The band has come a long way since Matt and Sam began fiddling around in their basement as teenagers. Matt, then about 18, was already singing in a band and playing a guitar for fun when his then 15-year-old brother Sam got an electronic drum pad from their dad. They started jamming in the basement. Sam came up with snappy drum beats and Matt, inspired, started penning some of his first songs. Eventually Sam got a real drum set and the two began playing real gigs as the McMickle Brothers with help from a couple different bassists.

At venues like Lucky 7 Tavern, they hobnobbed with other up-and-coming acts like Montclair’s Bern and the Brights and Copasetic, a band featuring talented multi-instrumentalist Henry, or Hank, Prol. They happened to meet the then 27-year-old Prol about two years ago when his band was slowing down.

“Hank is a great guitar player, singer and songwriter — he’s actually a better guitar player than I am,” says Matt McMickle, now 28, who fronts the band as singer, primary songwriter and guitarist. “Hank said, ‘I just hear these bass guitar lines for your songs. I’d like to jam.’” One day, down at the McMickles’ stepfather’s house down the Shore, the trio met up and didn’t just jam, but gelled, finding an undeniable chemistry. The first song they played together, “Cry Every Time,” is now the second track on their new album.

Now the three can be seen at local music spots like Maxwell’s in Hoboken, where they’ll be having their release party, and at Jersey City events like Groove on Grove and most recently, the Ghost of Uncle Joe’s Halloween concert at the Historic Jersey City and Harsimus Cemetery. There, along with Vera and Jeff Marino of the One and Nines (Stevie Nicks and Lindsey Buckingham) and classical pianist Roopa Avula (Christine McVie), they formed “Fleetwood Micks,” dressing up and playing as Fleetwood Mac. (Matt was Jeff Marino’s twin Lindsey, Prol was John McVie and Sam was, ahem, Mick Fleetwood.)

While the three don’t exactly stage dive or smash guitars, you can expect tons of energy, plenty of hair flying as they rock out and a whole lotta charisma. (Someone asked this reporter at their Lucky 7's Rock ‘n’ Roll Barbecue set this year, “Do you know this band? All the girls like them. They’re the cuties.”)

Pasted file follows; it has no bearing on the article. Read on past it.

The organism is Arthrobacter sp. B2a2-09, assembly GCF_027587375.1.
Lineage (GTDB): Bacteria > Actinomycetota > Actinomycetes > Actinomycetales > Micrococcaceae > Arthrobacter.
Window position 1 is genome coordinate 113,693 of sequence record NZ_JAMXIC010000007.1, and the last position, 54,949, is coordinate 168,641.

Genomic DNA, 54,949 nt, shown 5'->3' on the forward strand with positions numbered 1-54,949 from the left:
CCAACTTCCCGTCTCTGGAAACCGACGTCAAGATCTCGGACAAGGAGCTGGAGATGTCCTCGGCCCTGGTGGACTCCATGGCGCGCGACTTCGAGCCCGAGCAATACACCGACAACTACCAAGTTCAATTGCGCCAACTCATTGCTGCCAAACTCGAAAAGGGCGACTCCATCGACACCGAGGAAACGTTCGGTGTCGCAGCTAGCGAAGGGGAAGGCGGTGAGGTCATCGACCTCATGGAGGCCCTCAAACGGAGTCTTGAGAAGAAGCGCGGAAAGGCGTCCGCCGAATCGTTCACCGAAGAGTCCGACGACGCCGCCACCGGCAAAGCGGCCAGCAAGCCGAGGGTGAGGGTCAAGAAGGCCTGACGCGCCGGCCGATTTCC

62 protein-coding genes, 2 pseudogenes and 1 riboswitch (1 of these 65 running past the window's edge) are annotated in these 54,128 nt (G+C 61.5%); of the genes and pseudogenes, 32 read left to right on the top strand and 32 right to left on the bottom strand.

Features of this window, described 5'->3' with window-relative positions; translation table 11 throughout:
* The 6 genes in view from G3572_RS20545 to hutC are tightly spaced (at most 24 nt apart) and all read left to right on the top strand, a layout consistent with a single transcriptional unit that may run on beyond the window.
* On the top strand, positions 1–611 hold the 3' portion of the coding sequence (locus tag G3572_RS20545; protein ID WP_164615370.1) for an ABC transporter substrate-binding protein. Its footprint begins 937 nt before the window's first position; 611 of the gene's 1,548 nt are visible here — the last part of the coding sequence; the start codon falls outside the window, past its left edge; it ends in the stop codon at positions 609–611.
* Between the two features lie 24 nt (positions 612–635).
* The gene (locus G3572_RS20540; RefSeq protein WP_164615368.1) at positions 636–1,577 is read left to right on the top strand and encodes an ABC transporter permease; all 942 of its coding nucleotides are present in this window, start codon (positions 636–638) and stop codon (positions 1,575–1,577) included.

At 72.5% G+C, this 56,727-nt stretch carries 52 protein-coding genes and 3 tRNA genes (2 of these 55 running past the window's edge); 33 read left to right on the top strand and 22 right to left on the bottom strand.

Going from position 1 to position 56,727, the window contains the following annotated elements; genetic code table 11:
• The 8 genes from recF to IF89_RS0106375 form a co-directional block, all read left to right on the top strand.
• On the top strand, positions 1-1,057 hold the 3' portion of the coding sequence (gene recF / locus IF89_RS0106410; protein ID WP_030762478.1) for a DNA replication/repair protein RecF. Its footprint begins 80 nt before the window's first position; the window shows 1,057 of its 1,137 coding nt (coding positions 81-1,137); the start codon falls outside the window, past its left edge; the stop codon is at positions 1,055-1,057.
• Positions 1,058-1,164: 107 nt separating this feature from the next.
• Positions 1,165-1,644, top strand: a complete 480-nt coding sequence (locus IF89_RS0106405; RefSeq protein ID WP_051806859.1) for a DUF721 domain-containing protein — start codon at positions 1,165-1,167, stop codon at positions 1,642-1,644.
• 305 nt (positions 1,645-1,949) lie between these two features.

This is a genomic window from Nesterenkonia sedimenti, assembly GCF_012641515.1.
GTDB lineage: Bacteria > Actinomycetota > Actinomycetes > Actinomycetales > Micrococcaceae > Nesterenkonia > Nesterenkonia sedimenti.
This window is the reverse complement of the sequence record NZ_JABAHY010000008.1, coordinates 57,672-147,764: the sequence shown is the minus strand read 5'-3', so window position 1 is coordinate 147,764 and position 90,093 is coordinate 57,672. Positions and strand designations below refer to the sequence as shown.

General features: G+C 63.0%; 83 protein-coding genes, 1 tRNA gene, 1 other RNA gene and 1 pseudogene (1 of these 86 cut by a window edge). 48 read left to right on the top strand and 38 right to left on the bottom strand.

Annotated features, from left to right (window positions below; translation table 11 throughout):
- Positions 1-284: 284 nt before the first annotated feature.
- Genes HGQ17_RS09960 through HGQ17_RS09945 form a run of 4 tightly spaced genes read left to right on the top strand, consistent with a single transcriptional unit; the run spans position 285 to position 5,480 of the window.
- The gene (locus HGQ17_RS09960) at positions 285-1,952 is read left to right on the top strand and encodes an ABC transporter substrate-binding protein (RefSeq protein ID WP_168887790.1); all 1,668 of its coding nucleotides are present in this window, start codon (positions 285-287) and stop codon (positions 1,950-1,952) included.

They hoped to capture that energy into their tracks, which were recorded at Dreamland Recording Studios near Woodstock. Eons ago, the former St. John’s Church became a studio for big names like 10,000 Maniacs and The B-52's. It closed in 2005 but was revived in 2008 by a drummer named Jerry Marotta as a studio for indie and unsigned bands.

“I think we did a pretty decent job of capturing the way we play live. It’s energetic, slightly out of control. We’re unfocused but we’re present, we’re playing the grooves in the songs as they go. The only thing we were shooting for was, Are we playing it how we do live?” says Matt McMickle.

They tracked the songs while playing live and recorded vocals and other elements later. Matt says although he’s taken the songwriting lead for the group, each song is a collaboration.

“Usually I just take a song and bring it to Sam and we find different ways to play it. Once Henry joined the band, he became a big part of that and kind of changed the songs we already had, too, with his own feel. We go back and forth and then I usually finish the lyrics after we’re done messing around with the song,” he says.

Composing and recording, he says, was a piece of cake compared to what turned out being the hardest part — editing and mixing the tracks.

“We decided to go all tape, which we realized was quite a can of worms — or a can of tape,” Matt says with a laugh. “We went through different mixing engineers, but they just didn’t work out. One was actually pretty well-noted and he did a fine job with what he had, so it was intimidating to reject his mix. But my brother stuck to his guns about how he wanted it to sound.

“We were stuck like deer in the headlights, not knowing who to trust with our music. We had done it on tape and we didn’t want anyone to ruin it!” They finally went with the assistant engineer on their first recording session. “He’s a year younger than my (25-year-old) brother, but he’s smart and he’s got a good ear but no ego,” says Matt.

The result of over a year of work is a six-track EP featuring cover art by Matt himself (“I’ve been developing our chicken man mascot,” he says of the drawing’s subject. “One day we’re going to turn it into an action figure. Not enough bands have action figures.”) The CD also showcases the trio’s best. Matt says some of his - The Jersey City Independent


""The MiCKS" from the Editor's Desk"